Should Tipped Minimum Wage Still Exist?
As the minimum wage debate wages on in states across America, tipped minimum wage is becoming the new hot topic of conversation.
In Rhode Island, debate over legislation that would triple the tipped minimum wage is heating up. The bill in question, introduced by Rep. Aaron Regunberg in January, would increase Rhode Island's current tipped minimum wage of $2.89 per hour to $4.50 by 2016 and $9 by 2019. By 2020, tipped minimum wage would be essentially eliminated, with tipped workers being paid at least the state minimum wage and receiving tips in addition to that figure.
On Thursday, activist coalition "One Fair Wage Rhode Island" joined together to voice support of the bill, which is currently in front of the state's Senate Committee on Labor, holding a news conferences in the State House. The bill has garnered support from community, labor and women’s organizations, including the Women’s Fund of Rhode Island, United Service and Allied Workers of Rhode Island and the Restaurant Opportunities Center of Rhode Island.
"Leaving a tip is no longer a way to thank someone for great service," Rhode Island Sen. Gayle L. Goldin said in a statement. "It’s paying your server’s base salary, and nobody’s base salary should depend entirely on a customer’s mood."
Rhode Island's tipped minimum wage has not increased in 20 years, and is currently the lowest in New England. However, the tipped minimum wage debate is not restricted to the state.
In February, New York City raised tipped minimum wage from $4.90 to $5.65 to $7.50 per hour across the board. Also in February, lawmakers proposed legislation in Connecticut that, similarly to the Rhode Island bill, aims to bring tipped minimum wage (currently $5.78) equal to the state's full minimum wage ($9.15).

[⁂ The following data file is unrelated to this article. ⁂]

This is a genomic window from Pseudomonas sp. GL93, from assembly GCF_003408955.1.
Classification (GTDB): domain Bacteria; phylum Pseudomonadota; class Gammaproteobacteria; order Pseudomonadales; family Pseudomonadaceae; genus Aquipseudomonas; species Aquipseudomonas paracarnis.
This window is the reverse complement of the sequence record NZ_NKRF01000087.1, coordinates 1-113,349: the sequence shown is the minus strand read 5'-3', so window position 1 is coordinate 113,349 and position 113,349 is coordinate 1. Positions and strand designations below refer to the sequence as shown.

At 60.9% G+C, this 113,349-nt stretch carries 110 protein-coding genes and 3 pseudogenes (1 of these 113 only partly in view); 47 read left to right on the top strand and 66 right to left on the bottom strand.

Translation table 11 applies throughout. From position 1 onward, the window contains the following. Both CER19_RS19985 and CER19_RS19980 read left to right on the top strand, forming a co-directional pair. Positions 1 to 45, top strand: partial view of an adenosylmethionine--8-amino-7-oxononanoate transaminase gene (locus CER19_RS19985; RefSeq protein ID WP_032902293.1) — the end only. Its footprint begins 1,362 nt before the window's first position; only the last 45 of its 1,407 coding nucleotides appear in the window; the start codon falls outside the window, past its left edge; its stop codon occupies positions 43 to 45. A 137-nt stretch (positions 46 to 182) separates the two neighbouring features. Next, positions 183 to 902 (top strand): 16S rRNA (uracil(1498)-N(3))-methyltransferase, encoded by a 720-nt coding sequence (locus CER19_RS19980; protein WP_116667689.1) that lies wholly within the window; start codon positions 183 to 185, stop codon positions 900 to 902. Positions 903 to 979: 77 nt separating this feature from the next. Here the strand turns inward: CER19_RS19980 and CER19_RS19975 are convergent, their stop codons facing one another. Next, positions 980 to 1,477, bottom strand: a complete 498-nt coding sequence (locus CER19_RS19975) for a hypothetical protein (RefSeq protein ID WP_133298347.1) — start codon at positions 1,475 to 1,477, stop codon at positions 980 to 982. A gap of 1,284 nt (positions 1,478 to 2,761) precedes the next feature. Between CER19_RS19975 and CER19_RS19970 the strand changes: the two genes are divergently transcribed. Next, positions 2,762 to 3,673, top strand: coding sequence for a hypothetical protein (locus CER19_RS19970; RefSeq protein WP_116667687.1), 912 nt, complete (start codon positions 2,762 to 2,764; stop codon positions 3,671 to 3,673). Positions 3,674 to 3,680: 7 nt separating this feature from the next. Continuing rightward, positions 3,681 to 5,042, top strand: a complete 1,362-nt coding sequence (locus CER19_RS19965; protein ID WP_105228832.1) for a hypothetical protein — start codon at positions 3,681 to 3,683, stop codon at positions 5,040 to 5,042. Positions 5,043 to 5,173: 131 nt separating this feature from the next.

This movement for "one fair wage," or the end of tipped minimum wage in favor of a universal minimum wage, is picking up steam across the U.S. Currently, seven states require employers to pay all employees full state minimum wage before tips, i.e. the one fair wage model.
The advocates for this model argue that, while some days tipped employees can make far more than they would making minimum wage, on others, they could make less than half of standard minimum wage. While states are legally required to pay tipped workers at least as much as federal minimum wage if tips do not reach $7.25, advocates say that the reality is unpredictable and rarely enforced.
"While a server can sometimes luck out and have a great Friday or Saturday night, this is not the norm," longtime server Joseph Fortune said in a statement. "Even at higher-end places like Ruth’s Chris Steakhouse [where Fortune has worked most recently], servers have to work multiple slow shifts for every good shift. During my years waiting tables, it would not be uncommon to spend hours on my feet on a slow day and leave with barely enough earnings to cover my gas to and from work."
However, for business owners, increasing tipped wage could be a dangerous proposition. Tripling tipped minimum wage in four years is an enormous increase in labor costs, potentially leading to cut jobs and increased food prices.
Others argue that, if tipped minimum wage increases, customers will feel less inclined to tip waiters. Some restaurants have tried to get ahead of this concern, with well-known restaurants such as Dirt Candy in New York City and Chez Panisse in Berkeley cutting tips in favor of a flat 17 to 20 percent gratuity. These measures attempt to provide employees more security, without scaring customers off with increased food prices.
Even some servers aren't as excited about tipped minimum wages as one would think. Earlier in March, a Seattle server wrote an opinion article in Eater about why he opposed a proposed tipped minimum wage hike in his city.
"The day tipping is abolished and I'm making a guaranteed $20-$25 per hour — effectively taking a pay-cut — I am going to pick the career path that has room for growth and doesn't require me to run my ass off for eight-hour shifts," the anonymous server writes. "And I imagine many in the industry would agree, which would lead to a talent drain across the field. So you'll not only be paying 15 to 20 percent more for your meal (it just won't be an optional tip), but you'll also be getting worse service during it."
Ultimately, while the question of a tipped minimum wage introduces slew of problems for workers and business owners in the restaurant industry, the quest to end the concept will lead to even more complexities. Expect this debates to bring out even more knotty questions and opinions in the coming months.
Kate Taylor is a reporter at Business Insider. She was previously a reporter at Entrepreneur. Get in touch with tips and feedback on Twitter at @Kate_H_Taylor.